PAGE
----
Canadian real estate prices are soaring, and it’s largely due to small towns taking the lead. The RPS National 13, a composite of the 13 biggest cities, hit a typical price of $803,261 in June, up 17.5% from last year. The National 3500, which tracks 3,500 cities and small towns, hit $734,000, which is an increase of 19.4% from a year before. Big cities may be more expensive, but small towns have been catching up fast.
Canadian households saved a whack of money during the pandemic. It’s widely believed it will lead to “revenge spending,” a surge in consumer demand. Oxford Economics ran the numbers, and found the savings are much smaller than most think.
The firm estimates only $100 billion of the $184 billion of excess gross savings are liquid. Of those, half the amount is held by households in the top two quintiles of income. Wealthy households are less likely to have consumption influenced by extra cash.
Canadian investment in building construction made an unexpected dip in the latest numbers. Seasonally adjusted construction investment fell to $19.4 billion in May, down 1.9% from a month before. Residential investment, a big GDP driver, was responsible for the whole drop. It’s healthier in the long run to see diversification, but at this concentration, it can be rough in the short term.
A lot of Boomers still have children living with them, and the rate is even higher in expensive cities. The Royal LePage Boomer Survey found 20% have children living with them across Canada. A third of Boomers with kids at home also never expect them to leave.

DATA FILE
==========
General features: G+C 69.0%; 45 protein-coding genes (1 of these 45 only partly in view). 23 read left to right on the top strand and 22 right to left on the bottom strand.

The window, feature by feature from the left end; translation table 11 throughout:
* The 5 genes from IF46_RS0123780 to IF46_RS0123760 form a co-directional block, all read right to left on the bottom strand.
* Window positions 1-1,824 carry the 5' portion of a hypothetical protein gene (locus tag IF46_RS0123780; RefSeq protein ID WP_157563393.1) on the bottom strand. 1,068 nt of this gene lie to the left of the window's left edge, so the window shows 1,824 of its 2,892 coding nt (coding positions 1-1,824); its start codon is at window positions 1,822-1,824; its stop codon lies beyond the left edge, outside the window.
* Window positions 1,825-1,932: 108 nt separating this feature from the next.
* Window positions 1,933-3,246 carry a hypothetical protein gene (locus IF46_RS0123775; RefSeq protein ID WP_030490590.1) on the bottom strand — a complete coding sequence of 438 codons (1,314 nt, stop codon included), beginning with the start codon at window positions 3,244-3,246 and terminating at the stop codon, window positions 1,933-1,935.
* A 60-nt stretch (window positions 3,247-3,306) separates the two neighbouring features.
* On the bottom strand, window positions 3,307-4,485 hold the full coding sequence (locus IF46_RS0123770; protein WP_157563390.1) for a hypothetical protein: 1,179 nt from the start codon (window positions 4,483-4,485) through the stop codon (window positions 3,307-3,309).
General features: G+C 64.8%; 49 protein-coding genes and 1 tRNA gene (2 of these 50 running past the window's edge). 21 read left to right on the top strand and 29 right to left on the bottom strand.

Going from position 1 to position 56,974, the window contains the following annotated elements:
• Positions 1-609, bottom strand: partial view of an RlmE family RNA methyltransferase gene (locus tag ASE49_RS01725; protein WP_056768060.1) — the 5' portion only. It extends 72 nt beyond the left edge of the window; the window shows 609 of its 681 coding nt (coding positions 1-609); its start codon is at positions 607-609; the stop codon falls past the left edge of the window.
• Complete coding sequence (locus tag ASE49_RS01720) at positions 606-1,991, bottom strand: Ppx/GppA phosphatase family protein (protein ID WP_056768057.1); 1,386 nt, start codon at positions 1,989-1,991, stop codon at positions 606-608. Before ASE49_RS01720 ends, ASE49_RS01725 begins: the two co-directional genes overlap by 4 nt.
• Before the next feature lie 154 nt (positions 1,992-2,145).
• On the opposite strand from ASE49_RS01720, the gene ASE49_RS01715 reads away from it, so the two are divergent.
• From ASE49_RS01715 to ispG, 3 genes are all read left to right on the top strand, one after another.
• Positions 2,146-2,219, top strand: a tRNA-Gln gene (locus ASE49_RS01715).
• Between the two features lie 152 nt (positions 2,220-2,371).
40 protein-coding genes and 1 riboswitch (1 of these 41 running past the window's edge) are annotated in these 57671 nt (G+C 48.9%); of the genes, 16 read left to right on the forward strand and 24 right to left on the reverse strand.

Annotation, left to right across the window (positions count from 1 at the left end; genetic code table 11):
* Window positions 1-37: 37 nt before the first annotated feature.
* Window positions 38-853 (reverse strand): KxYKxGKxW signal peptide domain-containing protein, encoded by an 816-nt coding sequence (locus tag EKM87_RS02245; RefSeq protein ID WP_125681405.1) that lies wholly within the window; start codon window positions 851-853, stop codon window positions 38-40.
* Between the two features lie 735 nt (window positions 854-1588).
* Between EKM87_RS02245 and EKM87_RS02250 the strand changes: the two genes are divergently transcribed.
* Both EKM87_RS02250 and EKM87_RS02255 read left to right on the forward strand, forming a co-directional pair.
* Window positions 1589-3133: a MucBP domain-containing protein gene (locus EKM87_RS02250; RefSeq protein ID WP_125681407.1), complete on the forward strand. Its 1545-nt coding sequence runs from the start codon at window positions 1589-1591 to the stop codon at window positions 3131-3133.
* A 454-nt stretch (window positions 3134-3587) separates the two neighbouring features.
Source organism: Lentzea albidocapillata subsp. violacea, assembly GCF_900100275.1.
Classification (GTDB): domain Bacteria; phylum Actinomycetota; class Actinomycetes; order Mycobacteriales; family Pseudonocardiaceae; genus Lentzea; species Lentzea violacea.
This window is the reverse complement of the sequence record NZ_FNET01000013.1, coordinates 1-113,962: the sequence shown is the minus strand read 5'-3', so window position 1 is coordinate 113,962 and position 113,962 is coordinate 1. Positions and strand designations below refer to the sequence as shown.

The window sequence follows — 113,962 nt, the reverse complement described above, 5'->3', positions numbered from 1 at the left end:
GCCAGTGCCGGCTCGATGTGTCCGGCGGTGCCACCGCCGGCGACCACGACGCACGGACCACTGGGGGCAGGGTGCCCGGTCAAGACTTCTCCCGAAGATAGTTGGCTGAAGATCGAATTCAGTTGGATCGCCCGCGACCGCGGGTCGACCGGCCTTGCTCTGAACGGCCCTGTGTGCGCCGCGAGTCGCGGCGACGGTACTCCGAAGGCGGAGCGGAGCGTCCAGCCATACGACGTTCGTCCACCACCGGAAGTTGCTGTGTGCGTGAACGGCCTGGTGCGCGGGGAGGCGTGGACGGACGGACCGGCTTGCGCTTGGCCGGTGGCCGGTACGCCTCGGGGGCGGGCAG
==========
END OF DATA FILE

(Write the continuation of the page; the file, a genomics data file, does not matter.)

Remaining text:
Over in pricey Vancouver and Toronto, the rate of Boomers with kids at home is even higher. In Vancouver, the number jumps all the way up to 28% of Boomers with children living with them. Toronto is a little behind, with 26% of the city’s Boomers living with children.
Lumber prices continue to spiral lower, after fetching an absurd premium just a few weeks ago. The price of lumber closed 10% lower than a week before, at the time the article was written. It’s a drop of 28.4% from a month before, and 57.7% lower than the record high reached in May. The industry attributed the fall to several reasons, including commercial buyers just waiting until prices fall.
Global Real Estate
The central bank is dropping its QE program nearly a year ahead of schedule. The country’s central bank planned on spending NZ$100 billion (US$70 billion) on QE, until June 2022. Now they’re ending the whole program having bought significantly less. The central bank’s meeting minutes show they believe the risk of deflation is now low. On the other hand, the risk of high inflation has become problematic.
The central bank was recently ordered to consider housing affordability when setting policy. While they didn’t attribute the decision to end QE to home prices directly, it was most likely a factor. They went from rarely discussing home prices, to calling them “unsustainable.” Bold words for a central bank to use.